ETF Trends
ETF Trends

The U.S. equities market has made an impressive run but it only makes up a portion of the total picture. Investors can branch out into overseas exposure with exchange traded funds as a way to diversify a U.S.-centric portfolio.

At the ETF Virtual Summit on January 15, the featured panel on “Simple Global Strategies in a Sophisticated ETF World,” with experts from ETFGI, WisdomTree, Deutsche Asset Wealth Management and MSCI, will highlight ways to navigate the global marketplace.

To start off, an investor would begin with developed or emerging market exposure.

A fund such as the iShares MSCI EAFE ETF (NYSEArca: EFA), which tracks developed market stocks in Europe, Australasia and the Far East, provides adequate exposure to most developed countries, excluding developed North American economies U.S. and Canada.

Within the developed markets space, Japan has stood out as the Bank of Japan aggressively fights deflationary pressures and stimulates the economy with an unprecedented bond purchasing plan. Consequently, the db X-trackers MSCI Japan Hedged Equity Fund (NYSEArca: DBJP) and the rival WisdomTree Japan Hedged Equity Fund (NYSEArca: DXJ) were among the top-performing single-country ETFs, buoyed in large part by the tumbling yen. [It’s in the Charts: It Could be a big 2014 for Japan ETFs]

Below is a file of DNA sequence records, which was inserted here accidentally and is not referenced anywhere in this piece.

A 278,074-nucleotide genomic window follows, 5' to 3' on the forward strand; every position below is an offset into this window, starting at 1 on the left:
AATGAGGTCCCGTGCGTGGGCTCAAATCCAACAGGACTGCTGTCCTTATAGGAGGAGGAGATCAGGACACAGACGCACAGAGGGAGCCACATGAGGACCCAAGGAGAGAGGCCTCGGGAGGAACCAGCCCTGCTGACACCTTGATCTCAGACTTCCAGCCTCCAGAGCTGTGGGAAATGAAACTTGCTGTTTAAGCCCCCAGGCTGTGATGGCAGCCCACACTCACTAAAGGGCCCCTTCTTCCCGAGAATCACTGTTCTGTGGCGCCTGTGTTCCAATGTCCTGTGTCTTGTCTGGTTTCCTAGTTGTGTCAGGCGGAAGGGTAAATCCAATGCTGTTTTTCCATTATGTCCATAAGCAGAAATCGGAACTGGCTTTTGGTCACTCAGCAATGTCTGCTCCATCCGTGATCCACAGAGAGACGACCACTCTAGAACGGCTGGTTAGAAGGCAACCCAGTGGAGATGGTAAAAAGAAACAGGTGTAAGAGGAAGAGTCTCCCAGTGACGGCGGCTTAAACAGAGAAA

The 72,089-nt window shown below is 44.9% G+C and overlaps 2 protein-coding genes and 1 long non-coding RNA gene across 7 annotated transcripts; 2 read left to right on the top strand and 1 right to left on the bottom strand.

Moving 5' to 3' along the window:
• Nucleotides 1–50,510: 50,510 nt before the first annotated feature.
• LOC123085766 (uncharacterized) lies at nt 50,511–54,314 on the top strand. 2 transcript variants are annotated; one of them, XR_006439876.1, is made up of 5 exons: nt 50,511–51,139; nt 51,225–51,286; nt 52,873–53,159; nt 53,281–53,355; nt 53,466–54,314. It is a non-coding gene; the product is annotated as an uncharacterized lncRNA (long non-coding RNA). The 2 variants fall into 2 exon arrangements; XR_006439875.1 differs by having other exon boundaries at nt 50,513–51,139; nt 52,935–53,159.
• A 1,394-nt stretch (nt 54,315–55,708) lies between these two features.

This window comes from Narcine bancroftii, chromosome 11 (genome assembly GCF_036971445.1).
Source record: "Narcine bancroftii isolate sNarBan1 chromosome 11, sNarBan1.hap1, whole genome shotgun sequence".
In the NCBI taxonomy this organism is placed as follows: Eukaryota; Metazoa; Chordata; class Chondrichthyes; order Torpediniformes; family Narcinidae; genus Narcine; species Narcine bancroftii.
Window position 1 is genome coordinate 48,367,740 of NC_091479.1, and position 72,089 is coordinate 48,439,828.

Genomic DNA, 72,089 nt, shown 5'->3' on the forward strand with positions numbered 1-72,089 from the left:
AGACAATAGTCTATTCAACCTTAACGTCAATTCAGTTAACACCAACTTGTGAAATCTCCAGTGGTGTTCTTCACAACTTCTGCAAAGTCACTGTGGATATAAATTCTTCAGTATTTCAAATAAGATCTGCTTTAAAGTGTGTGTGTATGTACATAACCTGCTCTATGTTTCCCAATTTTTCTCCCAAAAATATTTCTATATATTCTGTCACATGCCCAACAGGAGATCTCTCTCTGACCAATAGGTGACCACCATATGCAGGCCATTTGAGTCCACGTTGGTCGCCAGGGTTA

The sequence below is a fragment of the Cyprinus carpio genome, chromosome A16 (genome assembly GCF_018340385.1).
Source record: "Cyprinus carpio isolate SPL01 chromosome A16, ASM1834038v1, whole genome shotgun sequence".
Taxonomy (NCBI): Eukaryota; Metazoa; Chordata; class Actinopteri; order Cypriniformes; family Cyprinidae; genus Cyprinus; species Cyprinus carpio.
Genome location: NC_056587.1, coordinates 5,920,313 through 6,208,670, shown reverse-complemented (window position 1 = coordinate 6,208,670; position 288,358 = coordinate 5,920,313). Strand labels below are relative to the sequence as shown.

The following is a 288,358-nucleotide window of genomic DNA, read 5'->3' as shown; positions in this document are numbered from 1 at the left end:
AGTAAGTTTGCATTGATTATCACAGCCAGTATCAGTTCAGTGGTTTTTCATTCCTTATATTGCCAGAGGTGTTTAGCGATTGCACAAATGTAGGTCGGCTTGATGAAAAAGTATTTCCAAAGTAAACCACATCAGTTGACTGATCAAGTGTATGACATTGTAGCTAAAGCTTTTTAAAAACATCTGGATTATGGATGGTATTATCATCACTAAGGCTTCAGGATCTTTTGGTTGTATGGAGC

On the other hand, investors can find broad emerging market exposure through ETFs like the iShares MSCI Emerging Markets ETF (NYSEArca: EEM).

Looking at the emerging markets, investors have taken an interest in China, the world’s second largest economy. Recently, Deutsche Bank launched the db X-trackers Harvest CSI 300 China A-Shares Fund (NYSEArca: ASHR), which allows investors to directly access Chinese A-shares stocks, which trade on Chinese exchanges. [DB Plans Expansion of China A-Shares ETFs]

While investing in global markets diversifies an investment portfolio, investors will also have to weigh the risks. Specifically, currency risks.

Foreign equity exposure will come with foreign currency exposure – foreign stocks are denominated in the local currency. Consequently, potential investors should be aware that a depreciating foreign currency or strengthening U.S. dollar could hurt returns in a foreign investments.

Financial advisors interested in attending the annual virtual summit on January 15 can register at ETF Virtual Summit registration.

The opinions and forecasts expressed herein are solely those of Tom Lydon, and may not actually come to pass. Information on this site should not be used or construed as an offer to sell, a solicitation of an offer to buy, or a recommendation for any product.